tions. Josh Zawistoski led the way with eight points,
while Jack Blanvelt, Madison Gsell, Joey Salinas and
Andrew Zink each added two points to the victory.
Blaine Jenefsky led E-Training Solutions with eight
points, while Amanda Bosch-Nyberg and Mikey Ells-
worth each finished with two points in the loss.
Sand Dollar continued its domination of Divi-
sion II on Jan. 16 with a 26-13 victory over Pan-
oramic. Burke McCampbell-Hill led all scorers with
14 points. Sand Dollar teammate Cameron Brauner
added four points, while Mikayla Kane and Lauren
Sapienza finished with two points apiece in the win.
Jacque Lynn Armer paced Panoramic with seven
points, while Adam Clark added four and Emma
Terry finished with two points.
A Paradise Realty made it to the top of the Premier
League by knocking off Rotten Ralph's by a46-34 score
on Jan. 15. Kyle Aritt scored 21 and Troy Koszewski
added 14 to lead Paradise. Kyle Sewall and Patrick
Edwards scored four points, while Erin Dolan and
Sheldon Phillips each scored two points to complete
the Paradise scoring. Chandler Hardy scored 12 points,
while Blake Rivers and Chris Callahan each scored six
points to lead Rotten Ralph's. Daniel Janisch chipped
in with seven points and Christian Hightower finished
with four points in the loss.
Seth Walter scored four of his game-high eight
points in the fourth quarter as Jessie's Island Store
edged Air & Energy 14-12 in Division III action Jan.
15. Brandon Mills added four points, while teammate
Jean Paul Russo finished with two points in the vic-
tory. Michael Latimer scored six points to leadA&E,
which also received two points apiece from George
Lardas, Leo Tilelli and Tyler Yavalar in the loss.
Ross Built smothered Coastal Orthopedic by a
24-2 score in Division III action on Jan. 14. Andrew
Ross led the way with 12 points, while brother Jake
added six points. Morgan Bums, Brooke Capperelli
and Maya Sapienza each scored two points in the
victory. Emma Moneuse scored two points to lead
Coastal Orthopedic in the loss.
Paradise Realty foreclosed on Island Real Estate
41-29 in Premier Division action on Jan. 14. Kyle
Aritt and Troy Koszewski led the way with 13 and
12 points respectively. Sheldon Phillips added four
points, Kyle Sewall three points and Erin Dolan
scored two points to complete the scoring for Para-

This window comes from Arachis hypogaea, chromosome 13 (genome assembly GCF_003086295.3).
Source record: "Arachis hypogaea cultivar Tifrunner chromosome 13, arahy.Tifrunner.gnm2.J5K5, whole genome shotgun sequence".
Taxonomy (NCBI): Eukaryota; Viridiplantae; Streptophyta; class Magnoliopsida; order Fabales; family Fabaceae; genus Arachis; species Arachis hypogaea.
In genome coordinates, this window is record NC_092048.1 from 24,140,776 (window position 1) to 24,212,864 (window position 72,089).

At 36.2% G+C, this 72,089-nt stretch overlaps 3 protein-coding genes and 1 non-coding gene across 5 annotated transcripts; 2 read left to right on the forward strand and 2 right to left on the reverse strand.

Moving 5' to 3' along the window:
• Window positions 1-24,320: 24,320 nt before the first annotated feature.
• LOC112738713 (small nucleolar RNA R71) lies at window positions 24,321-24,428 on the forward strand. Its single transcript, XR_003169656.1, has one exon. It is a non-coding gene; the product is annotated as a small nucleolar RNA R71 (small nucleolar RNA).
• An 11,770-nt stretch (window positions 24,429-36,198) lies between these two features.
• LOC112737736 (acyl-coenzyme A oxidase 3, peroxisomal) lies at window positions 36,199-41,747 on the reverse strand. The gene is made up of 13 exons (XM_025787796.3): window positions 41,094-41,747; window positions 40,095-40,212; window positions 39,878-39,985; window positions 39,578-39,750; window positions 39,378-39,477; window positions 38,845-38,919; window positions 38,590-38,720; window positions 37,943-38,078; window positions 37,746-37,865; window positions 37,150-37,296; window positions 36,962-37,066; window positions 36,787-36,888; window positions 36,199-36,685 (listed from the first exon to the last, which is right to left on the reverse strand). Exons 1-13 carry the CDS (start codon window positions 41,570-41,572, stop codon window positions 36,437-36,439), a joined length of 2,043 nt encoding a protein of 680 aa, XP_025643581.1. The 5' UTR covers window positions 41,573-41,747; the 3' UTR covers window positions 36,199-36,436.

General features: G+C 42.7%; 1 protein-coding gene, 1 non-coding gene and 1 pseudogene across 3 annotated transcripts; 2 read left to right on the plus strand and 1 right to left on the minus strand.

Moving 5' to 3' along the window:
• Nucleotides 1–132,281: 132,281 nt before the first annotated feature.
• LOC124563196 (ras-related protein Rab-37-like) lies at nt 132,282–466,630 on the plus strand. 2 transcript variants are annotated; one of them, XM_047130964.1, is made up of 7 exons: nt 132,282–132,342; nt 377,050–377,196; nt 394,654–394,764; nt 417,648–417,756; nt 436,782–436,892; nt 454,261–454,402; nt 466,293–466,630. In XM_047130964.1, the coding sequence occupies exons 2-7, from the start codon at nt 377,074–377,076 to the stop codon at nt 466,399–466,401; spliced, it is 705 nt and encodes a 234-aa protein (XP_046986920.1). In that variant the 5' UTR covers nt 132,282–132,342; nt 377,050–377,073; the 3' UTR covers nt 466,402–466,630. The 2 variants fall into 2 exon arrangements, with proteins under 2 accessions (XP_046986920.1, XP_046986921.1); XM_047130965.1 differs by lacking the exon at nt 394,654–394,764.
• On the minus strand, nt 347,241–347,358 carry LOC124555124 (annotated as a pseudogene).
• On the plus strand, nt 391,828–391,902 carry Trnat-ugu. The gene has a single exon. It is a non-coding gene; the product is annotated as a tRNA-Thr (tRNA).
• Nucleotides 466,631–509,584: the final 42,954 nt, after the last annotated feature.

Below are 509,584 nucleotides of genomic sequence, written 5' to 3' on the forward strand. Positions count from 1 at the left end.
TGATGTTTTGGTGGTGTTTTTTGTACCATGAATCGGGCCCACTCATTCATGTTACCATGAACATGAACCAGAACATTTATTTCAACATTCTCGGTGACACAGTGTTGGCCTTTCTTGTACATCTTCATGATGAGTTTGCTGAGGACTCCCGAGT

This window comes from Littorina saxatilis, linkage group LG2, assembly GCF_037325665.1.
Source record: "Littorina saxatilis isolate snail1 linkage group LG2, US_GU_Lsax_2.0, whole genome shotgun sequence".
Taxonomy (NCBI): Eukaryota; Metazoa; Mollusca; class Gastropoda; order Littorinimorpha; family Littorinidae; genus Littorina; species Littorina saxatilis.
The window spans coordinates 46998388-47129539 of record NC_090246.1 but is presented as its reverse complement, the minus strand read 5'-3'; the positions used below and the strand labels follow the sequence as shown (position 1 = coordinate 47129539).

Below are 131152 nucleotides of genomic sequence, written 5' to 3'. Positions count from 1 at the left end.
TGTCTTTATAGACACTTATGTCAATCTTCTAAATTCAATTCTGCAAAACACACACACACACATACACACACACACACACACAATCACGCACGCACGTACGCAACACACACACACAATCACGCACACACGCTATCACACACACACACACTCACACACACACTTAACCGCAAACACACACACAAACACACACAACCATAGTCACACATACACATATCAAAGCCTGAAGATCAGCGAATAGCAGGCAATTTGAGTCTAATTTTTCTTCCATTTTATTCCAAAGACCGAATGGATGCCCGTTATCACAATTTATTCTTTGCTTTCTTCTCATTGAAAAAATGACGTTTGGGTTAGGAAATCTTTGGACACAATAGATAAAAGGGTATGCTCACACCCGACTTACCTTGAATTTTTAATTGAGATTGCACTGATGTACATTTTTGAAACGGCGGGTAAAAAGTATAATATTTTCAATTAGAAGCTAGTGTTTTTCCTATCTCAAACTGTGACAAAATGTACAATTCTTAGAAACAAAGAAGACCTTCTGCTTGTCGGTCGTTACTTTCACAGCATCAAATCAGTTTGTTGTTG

dise. Trevor Bystrom and Joe Karasiewicz paced IRE
with eight points apiece, while Forest Schield added
five. Zach Evans chipped in with four points for IRE,
which also received two points apiece from Chris
Pate and Julian Botero.

A&E received 10 points apiece from Tyler Yava-
lar and Michael Latimer in their 20-9 victory over
Coastal Orthopedic in Division III action on Jan. 12.
Emma Moneuse scored five points and Luke Valadie
added four points for Coastal in the loss.
Bradenton Prep won its first Premier Division
game of the season, edging Rotten Ralph's 25-23 on
Jan. 12. Edward Brown led the way with 11 points,
while teammate Jason Shkodnik added 10 points.
Devin Coulter and Sienna Bonner each finished
with two points in the victory. Matt Bauer led Rotten
Ralph's with 11 points, while Daniel Janisch added
eight. Wyatt Hoffman and Chandler Hardy completed
the scoring with two points apiece.
On Jan. 12 at the Center court, Travis Belsito
exploded for 19 points to lead Fronius to an exciting
25-24 victory over Island Family Physicians in Divi-
sion I action. Denver Hardy and Savannah Schield
completed the Fronius scoring with three points
apiece in the victory. Lee Bergeron led Island Family
Physicians with 12 points, while Mallory Kosfeld
scored eight points and KaylaArmer added four.

Indoor tourney comes to a close
The Anna Maria Island Community Center New
Year's indoor soccer tournament came to a close on
Jan. 11 with two championship games. The East Man-
atee Hurricanes edged out the Islanders 5-3 to claim
the U8 title. Nick Anderson and Cameron Leffert
scored two goals apiece to lead the Hurricanes, which
also received one goal from Ross Springstead in the
victory. The Islanders were led by Dylan Joseph, who
scored two goals and Leo Tilelli, who added one.
Ross Built rolled to the U10 title with two goals
apiece from Henry Howell, John Rivera and Andrew
Ross in an 8-1 victory over the East Manatee Hurri-
canes. Jake Ross and Jake Lafeminia added one goal
apiece to complete the Ross scoring. Mike Pastujon
notched the lone goal for the Hurricanes in the loss.

Sign up now for Little League
Registration and tryouts for the 2009 Little
League season at the Anna Maria Island Community
Center will be held from 5-7 p.m. and Friday, Jan.
23, and from 11 a.m. to 1 p.m. Saturday, Jan. 24, at
the Center baseball field. Youths ages 5-16 who live
within the AMICC Little League boundaries are eli-
gible to play. Registration is required, even though a
child may have played previously.
AMICC Little League will have five age/ability
groups, including T-ball, pony, minors, majors and
junior/senior divisions. The league will provide instruc-
tional clinics highlighting hitting, fielding and pitching,
and also host fun activities, including "Friday Night
Lights," where games will be played under the Center
field lights and include parents and players. Also on tap
are Family Fun Day and a home run derby day.
For more information, including a description
of the league boundaries, contact Robert Vita of the
Center at 941-778-1908, ext. 9210, or e-mail him at
Rvital @tampabay.rr.com.

Flag Football returns
The Anna Maria Island Community Center NFL
Flag Football program is also accepting registration